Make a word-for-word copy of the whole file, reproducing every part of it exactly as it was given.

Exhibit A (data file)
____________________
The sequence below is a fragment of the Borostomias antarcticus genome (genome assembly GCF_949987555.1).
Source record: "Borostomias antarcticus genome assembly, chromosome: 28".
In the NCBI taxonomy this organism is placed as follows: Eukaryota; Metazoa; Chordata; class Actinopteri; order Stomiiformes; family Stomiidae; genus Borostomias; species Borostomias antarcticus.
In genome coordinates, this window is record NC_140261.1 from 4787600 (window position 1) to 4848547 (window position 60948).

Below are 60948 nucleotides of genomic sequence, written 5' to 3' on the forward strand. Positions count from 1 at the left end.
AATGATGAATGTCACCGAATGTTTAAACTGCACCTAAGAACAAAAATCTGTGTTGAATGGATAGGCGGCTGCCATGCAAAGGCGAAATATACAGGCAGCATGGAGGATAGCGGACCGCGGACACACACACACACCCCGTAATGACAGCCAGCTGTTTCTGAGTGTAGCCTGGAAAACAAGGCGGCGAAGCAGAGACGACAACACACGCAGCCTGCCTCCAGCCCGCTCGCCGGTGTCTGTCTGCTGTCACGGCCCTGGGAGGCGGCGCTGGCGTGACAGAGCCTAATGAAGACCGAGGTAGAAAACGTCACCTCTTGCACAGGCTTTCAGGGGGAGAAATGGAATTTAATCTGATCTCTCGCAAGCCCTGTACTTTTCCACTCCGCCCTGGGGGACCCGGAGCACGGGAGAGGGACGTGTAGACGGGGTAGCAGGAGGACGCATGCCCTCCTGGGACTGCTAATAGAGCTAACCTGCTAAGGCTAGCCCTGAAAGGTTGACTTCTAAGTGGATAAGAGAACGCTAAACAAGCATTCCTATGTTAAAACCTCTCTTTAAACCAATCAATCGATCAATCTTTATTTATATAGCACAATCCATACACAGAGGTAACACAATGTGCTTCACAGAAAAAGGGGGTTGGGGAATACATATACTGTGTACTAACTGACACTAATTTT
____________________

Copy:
The sequence below is a fragment of the Borostomias antarcticus genome (genome assembly GCF_949987555.1).
Source record: "Borostomias antarcticus genome assembly, chromosome: 28".
In the NCBI taxonomy this organism is placed as follows: Eukaryota; Metazoa; Chordata; class Actinopteri; order Stomiiformes; family Stomiidae; genus Borostomias; species Borostomias antarcticus.
In genome coordinates, this window is record NC_140261.1 from 4787600 (window position 1) to 4848547 (window position 60948).

Below are 60948 nucleotides of genomic sequence, written 5' to 3' on the forward strand. Positions count from 1 at the left end.
AATGATGAATGTCACCGAATGTTTAAACTGCACCTAAGAACAAAAATCTGTGTTGAATGGATAGGCGGCTGCCATGCAAAGGCGAAATATACAGGCAGCATGGAGGATAGCGGACCGCGGACACACACACACACCCCGTAATGACAGCCAGCTGTTTCTGAGTGTAGCCTGGAAAACAAGGCGGCGAAGCAGAGACGACAACACACGCAGCCTGCCTCCAGCCCGCTCGCCGGTGTCTGTCTGCTGTCACGGCCCTGGGAGGCGGCGCTGGCGTGACAGAGCCTAATGAAGACCGAGGTAGAAAACGTCACCTCTTGCACAGGCTTTCAGGGGGAGAAATGGAATTTAATCTGATCTCTCGCAAGCCCTGTACTTTTCCACTCCGCCCTGGGGGACCCGGAGCACGGGAGAGGGACGTGTAGACGGGGTAGCAGGAGGACGCATGCCCTCCTGGGACTGCTAATAGAGCTAACCTGCTAAGGCTAGCCCTGAAAGGTTGACTTCTAAGTGGATAAGAGAACGCTAAACAAGCATTCCTATGTTAAAACCTCTCTTTAAACCAATCAATCGATCAATCTTTATTTATATAGCACAATCCATACACAGAGGTAACACAATGTGCTTCACAGAAAAAGGGGGTTGGGGAATACATATACTGTGTACTAACTGACACTAATTTT